Posted Mar 12, 2012 12:30 pm CDT
Student loan debt could turn into another crisis for the economy, according to the president of the National Association of Consumer Bankruptcy Attorneys.
William Brewer is putting a pessimistic spin on his group’s survey of 860 bankruptcy lawyers. “This could very well be the next debt bomb for the U.S. economy,” Brewer said in a press release (PDF). The Washington Post has the story.
Eighty-one percent of the responding lawyers reported an increase in the number of potential clients they are seeing with student loan debt, according to the press release. Forty-eight percent said the increase was “significant.”
Ninety-five percent said few student loan debtors have any chance of meeting hardship standards to discharge the obligations in bankruptcy.
Parents who co-signed for the loans are also affected, according to the lawyers group. Loans to parents for their children’s college education have increased 75 percent since the 2005-2006 academic year. On average, parents are responsible for $34,000 in student loans.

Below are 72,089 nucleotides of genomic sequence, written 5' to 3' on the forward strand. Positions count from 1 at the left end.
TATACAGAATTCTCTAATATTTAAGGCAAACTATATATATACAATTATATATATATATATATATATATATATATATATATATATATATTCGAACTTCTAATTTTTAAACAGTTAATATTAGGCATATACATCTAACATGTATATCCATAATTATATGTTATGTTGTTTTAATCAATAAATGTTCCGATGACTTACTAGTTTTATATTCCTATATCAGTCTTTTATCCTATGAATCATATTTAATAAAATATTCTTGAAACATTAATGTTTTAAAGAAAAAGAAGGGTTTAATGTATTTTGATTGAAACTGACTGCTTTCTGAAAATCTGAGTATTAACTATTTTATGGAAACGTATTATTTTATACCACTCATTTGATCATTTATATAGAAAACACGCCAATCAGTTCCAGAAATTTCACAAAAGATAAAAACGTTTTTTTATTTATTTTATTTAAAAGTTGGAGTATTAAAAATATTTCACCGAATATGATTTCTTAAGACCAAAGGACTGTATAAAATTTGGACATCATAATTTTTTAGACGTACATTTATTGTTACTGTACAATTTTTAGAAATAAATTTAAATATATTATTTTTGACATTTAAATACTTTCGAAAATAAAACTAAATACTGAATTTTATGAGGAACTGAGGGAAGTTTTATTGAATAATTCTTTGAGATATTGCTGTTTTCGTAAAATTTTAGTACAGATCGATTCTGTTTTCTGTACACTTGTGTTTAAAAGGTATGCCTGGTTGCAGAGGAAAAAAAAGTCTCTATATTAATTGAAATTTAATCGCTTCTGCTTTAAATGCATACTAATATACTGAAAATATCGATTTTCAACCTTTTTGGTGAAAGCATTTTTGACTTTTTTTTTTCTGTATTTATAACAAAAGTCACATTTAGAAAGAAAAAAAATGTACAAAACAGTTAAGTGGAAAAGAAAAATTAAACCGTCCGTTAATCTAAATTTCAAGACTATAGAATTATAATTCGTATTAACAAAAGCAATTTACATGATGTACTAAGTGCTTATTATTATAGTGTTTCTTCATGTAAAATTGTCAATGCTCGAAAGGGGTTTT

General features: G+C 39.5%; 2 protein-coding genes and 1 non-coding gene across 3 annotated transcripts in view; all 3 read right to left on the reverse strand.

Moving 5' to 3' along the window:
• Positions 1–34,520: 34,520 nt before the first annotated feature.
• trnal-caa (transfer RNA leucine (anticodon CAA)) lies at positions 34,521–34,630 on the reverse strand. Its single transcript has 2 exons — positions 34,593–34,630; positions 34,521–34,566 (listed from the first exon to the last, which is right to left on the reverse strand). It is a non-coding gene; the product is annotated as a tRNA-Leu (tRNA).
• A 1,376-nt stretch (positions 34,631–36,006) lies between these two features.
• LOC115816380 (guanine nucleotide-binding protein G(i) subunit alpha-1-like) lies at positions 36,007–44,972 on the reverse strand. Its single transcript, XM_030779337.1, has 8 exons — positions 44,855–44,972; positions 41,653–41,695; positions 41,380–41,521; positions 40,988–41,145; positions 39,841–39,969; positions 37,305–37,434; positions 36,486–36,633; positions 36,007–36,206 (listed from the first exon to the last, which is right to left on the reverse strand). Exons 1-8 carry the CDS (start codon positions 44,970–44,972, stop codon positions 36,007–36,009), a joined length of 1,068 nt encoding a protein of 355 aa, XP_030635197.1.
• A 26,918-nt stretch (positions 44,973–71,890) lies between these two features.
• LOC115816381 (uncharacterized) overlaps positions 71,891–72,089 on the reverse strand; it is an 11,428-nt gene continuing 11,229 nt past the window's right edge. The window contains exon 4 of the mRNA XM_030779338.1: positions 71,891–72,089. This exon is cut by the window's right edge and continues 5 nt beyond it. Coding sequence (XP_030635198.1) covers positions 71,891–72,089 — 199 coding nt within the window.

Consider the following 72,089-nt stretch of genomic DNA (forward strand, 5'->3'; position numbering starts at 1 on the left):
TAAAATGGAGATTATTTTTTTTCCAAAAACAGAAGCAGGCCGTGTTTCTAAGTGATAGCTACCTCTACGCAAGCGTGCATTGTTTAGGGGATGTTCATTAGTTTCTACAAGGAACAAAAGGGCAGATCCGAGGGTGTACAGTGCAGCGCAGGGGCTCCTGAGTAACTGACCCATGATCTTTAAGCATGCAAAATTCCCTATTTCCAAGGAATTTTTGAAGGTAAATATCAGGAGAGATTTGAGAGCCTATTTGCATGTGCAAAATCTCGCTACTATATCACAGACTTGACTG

Brewer told the Post that, in the short-term, loan defaults won’t have the same ripple effect as mortgage defaults. “My concern is that the long-term effect may be even graver, because people who need student loans to try to get a higher education or retraining” will be reluctant to take on student loan debt he said.
John Rao, the group’s vice president, warned of the potential impact on parents accumulating debt in middle age. The parents will find it difficult to repay the loans as they stop working and their incomes decline, he said in the press release.
ABA Journal (January cover story): “The Law School Bubble: How Long Will It Last if Law Grads Can’t Pay Bills?”